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RF Exposure Limits

Subject: RF Radiation Limit Calculations

I assumed the following things in the calculations:

1) The radiating structure has a gain of 0 dB, and is non-directional
in design.

2) The equipment is being modulated 100%. That is, the RF carrier is
turned completely off on the negative portion of the modulation
cycle, and reaches full power during the positive portion of the
modulation cycle. This causes the AVERAGE power level to be 50% of
the PEAK power level. (Note that according to FCC regulations, these
calculations require the use of the average RF power level.)

3) The modulating signal is a symmetrical square wave.

4) The equipment is radiating into the air 10 watts of average RF power
from the tube and connecting wires. (This represents a radiation
loss of 10% for a system with an output of 100 watts average
power, 200 watts peak power. (I think this is pretty much a
worst-case scenario; I would expect between 1 and 3% to be radiated
at most, if the unit is well constructed.)

5) 100% of the RF energy hitting the ground is reflected back towards
the subject, and so adds to the total RF energy absorbed. (In most
cases, this is an over estimation. A large part of the RF will
generally be absorbed rather than reflected because the ground is
not a perfect conductor, and surrounding objects may affect the
reflection and absorption of the RF energy.)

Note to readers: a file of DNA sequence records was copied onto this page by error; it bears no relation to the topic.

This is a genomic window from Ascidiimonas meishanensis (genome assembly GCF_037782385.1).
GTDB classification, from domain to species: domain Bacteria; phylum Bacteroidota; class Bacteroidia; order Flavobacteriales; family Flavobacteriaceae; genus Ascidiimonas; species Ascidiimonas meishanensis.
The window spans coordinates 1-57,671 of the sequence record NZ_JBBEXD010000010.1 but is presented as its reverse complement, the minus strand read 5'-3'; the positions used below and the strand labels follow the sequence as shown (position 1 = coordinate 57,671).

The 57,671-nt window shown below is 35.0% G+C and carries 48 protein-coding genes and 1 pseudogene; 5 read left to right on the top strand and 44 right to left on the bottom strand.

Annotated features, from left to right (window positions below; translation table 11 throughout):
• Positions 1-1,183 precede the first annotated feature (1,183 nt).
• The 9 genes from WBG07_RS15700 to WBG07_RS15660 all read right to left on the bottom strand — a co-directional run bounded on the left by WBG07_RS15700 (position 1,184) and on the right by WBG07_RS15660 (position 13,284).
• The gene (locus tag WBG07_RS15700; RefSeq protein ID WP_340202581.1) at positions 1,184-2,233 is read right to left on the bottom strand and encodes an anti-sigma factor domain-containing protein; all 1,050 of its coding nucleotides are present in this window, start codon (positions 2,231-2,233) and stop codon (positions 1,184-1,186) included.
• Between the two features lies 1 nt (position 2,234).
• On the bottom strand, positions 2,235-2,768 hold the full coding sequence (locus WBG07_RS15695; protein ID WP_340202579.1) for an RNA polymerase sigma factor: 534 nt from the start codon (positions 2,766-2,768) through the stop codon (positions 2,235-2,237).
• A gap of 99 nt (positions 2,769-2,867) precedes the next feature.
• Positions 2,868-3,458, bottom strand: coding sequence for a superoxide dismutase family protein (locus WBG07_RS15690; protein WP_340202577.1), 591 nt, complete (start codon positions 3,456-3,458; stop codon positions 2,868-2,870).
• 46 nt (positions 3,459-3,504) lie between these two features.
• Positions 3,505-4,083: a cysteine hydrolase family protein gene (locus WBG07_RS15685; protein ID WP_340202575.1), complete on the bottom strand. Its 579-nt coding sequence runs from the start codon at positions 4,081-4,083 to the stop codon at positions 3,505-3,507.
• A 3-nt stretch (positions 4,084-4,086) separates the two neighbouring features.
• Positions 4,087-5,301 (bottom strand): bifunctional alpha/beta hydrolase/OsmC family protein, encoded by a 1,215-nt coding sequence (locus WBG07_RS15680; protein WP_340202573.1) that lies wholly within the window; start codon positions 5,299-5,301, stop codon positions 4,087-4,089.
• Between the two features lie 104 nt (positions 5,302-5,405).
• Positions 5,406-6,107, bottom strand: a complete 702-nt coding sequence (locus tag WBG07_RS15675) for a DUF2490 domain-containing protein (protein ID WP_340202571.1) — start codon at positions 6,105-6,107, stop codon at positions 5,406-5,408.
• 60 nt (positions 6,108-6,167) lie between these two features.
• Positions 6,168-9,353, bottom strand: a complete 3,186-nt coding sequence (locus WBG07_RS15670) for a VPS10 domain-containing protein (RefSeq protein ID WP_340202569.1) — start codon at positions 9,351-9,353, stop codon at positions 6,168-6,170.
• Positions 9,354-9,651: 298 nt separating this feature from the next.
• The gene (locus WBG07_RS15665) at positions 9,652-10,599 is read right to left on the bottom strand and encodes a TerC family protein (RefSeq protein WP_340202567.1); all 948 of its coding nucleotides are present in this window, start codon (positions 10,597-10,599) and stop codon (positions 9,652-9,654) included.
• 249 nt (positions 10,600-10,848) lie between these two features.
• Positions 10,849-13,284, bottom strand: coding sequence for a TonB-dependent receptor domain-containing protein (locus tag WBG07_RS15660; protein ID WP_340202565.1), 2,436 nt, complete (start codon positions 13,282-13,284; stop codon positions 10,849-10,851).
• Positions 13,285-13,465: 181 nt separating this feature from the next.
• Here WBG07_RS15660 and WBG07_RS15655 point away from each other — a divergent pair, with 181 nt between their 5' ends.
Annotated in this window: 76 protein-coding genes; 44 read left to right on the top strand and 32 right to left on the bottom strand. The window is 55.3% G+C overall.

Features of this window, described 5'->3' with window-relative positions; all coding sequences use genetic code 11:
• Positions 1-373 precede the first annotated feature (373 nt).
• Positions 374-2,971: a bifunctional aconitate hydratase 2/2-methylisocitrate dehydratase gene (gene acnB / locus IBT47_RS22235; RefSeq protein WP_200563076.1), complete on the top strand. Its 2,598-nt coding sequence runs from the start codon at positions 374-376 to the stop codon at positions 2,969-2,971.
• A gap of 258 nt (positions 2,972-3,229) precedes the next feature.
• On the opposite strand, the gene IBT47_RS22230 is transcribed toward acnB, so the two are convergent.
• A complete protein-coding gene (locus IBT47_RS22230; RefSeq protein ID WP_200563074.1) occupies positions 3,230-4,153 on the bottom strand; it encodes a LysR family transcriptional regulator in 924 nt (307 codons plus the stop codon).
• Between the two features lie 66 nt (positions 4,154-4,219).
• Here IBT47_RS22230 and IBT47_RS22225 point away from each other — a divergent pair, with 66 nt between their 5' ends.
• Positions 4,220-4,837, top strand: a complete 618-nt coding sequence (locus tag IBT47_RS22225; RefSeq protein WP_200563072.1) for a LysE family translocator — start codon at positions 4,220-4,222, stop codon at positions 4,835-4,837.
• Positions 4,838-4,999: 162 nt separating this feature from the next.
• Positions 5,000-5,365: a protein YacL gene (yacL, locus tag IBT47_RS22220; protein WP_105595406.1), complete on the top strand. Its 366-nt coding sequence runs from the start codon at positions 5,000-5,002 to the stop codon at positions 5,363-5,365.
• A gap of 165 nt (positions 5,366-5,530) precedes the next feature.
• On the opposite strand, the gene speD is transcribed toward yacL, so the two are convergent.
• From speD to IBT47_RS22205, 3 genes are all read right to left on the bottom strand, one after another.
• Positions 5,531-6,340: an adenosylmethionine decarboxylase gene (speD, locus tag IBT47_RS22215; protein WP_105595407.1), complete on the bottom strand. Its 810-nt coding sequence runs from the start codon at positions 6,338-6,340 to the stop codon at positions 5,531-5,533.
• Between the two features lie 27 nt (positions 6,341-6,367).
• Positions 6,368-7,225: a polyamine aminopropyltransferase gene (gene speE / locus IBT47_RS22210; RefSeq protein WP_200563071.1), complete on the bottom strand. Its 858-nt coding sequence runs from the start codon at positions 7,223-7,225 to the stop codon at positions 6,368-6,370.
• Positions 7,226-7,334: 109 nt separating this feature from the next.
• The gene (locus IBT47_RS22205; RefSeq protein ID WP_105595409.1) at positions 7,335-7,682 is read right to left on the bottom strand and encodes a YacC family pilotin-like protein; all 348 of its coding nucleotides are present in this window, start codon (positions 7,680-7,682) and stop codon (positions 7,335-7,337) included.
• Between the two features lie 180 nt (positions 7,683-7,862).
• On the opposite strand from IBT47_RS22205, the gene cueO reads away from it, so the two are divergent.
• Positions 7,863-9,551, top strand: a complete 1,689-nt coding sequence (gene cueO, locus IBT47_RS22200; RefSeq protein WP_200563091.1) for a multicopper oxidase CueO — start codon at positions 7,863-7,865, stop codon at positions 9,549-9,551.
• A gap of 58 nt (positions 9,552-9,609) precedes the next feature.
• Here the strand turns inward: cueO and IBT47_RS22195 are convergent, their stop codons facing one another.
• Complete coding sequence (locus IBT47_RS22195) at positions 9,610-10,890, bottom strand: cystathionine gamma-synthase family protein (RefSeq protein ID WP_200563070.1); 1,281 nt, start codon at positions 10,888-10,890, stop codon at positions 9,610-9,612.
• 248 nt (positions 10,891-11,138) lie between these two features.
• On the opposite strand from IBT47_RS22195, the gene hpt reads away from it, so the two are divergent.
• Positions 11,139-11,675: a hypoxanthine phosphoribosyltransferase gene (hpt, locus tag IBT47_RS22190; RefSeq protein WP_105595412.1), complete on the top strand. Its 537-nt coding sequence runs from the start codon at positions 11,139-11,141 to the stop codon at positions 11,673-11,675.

6) The RF carrier frequency is 27.120 mHz, +/- 163 kHz. (ISM band)


According to the current FCC rules, a Controlled Environment is
considered to be the case when the person(s) being exposed to the RF
signal have full knowledge of the exposure and may control whether or
not they wish to stay within the RF field.

This category includes the operator of the RF generating equipment,
and the person(s) who willingly expose themselves to the radiated


According to the current FCC rules, an Uncontrolled Environment is
considered to be the case when the person(s) being exposed to the RF
signal do NOT have have full knowledge of the exposure and/or are NOT
able to control whether or not they wish to stay within the RF field.

This category includes the general public.


The calculations show that for the values given above, the closest
distance that a person should approach the tube during operation is:

Controlled Environment = 1.39 feet
Uncontrolled Environment = 3.04 feet

Note that these distances considered to be the safe (government
approved) distances for continuous exposures i.e., 24 hours a day.

In conclusion, it is apparent from these calculations that a properly
constructed and operated Rife/Bare system should be safe for both the
operator and general public under almost any circumstances.

Ralph Hartwell W5JGV

Member, Society of Broadcast Engineers


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